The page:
SNAP Review – Dragons & Chickens

Dragons & Chickens

Race for the treasure but watch out for dragons in this speedy card game from Devir. Dragons & Chickens was designed by Josep M. Alluè and Dani Gómez.

 

Listen to our review in about 6 minutes, or read on below.

Dragons & Chickens is a speed-matching game.

Dragons & Chickens - 4 face down cards, shield totem, and treasure chest

Before the flip

But unlike other speed games we’ve reviewed in the past, there’s a hierarchy of things to look for.

All players flip the top card of their stacks simultaneously after chanting “My – trea – sure!” Find the treasure that appears most often and say it first to claim all the treasure cards!

But – if there is a tie between treasure appearances, be the first to grab the treasure chest totem.

But – all the treasures belong to a dragon! If the dragon appears ANYWHERE on the revealed cards, all players race to place a hand on the shield totem.

Dragons & Chickens revealed cards, containing various treasures

After the flip. What do you do?

Last player must give up all of their matching treasures to the dragon… or give up a chicken for the dragon to roast.

AND – for experienced players, you can add even more complexity by looking for dark rooms. Every room has a torch, but not every torch is lit! Be the first to slap an unlit room card to steal it, even if there’s a dragon!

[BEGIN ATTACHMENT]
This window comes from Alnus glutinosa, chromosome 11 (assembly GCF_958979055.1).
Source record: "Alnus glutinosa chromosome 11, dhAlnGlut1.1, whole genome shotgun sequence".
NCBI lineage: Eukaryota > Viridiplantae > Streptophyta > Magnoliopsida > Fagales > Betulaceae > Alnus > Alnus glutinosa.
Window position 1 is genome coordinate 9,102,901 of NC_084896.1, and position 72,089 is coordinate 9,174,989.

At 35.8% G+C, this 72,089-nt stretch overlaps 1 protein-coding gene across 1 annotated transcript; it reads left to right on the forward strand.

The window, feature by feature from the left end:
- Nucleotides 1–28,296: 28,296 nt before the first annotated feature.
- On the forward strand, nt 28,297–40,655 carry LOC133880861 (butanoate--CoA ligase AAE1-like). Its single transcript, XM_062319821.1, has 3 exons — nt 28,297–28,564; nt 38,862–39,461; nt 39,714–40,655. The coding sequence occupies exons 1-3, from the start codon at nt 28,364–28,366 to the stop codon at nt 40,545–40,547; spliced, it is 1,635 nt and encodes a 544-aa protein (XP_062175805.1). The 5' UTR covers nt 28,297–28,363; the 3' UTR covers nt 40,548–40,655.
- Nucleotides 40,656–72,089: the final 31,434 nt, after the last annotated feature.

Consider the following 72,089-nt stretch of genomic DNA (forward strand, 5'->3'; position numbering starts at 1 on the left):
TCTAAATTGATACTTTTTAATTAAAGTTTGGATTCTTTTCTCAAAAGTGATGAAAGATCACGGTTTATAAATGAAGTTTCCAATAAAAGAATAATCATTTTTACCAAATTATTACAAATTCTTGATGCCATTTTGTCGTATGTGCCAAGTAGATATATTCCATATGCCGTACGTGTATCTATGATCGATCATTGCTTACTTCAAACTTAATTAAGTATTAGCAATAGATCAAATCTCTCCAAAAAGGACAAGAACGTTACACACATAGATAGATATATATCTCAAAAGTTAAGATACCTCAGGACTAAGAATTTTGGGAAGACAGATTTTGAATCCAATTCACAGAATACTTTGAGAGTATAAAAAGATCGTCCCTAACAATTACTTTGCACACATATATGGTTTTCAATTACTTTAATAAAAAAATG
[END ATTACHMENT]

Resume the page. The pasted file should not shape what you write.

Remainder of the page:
At the beginning of the game, the cards were split evenly among the players. When the cards run out, count up each player’s treasure pile. Whoever has the most treasure cards, wins.

 

Impressions

Generally speed games are polarizing. Either you’re good at them, or you’re not. However, with Dragons & Chickens, there’s so many different things to keep an eye out for, that there is a more cerebral aspect to the game.

Dragon and a Chicken

Dragons love roasted chicken.

The dragon cards serve as an equalizer; noticing the dragon last can absolutely savage your treasure hoard, especially near the end of the game.

Claire has an idea that using only one circle on the treasure card instead of two could make it easier for children.

There’s a surprising amount of difficulty and skill here for a speed game. As long as everyone in your group is at a similar skill level, they can have a great time.

The illustrations are cute and humorous, and just complex enough to provide a challenge when looking for all the non-treasure items (dragon, unlit room, etc.) Because you’re studying the cards, you’ll begin to notice the little details.

We really enjoyed Dragons & Chickens, even though most of us aren’t huge fans of speed games. It makes a great filler game for a group of 3-5 players.

 

 

The Family Gamers received a copy of Dragons & Chickens from Devir Americas for this review.

Dragons & Chickens
  • Claire says:
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  • Andrew says:
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Summary

2-5 players

Ages 8+

20 minutes

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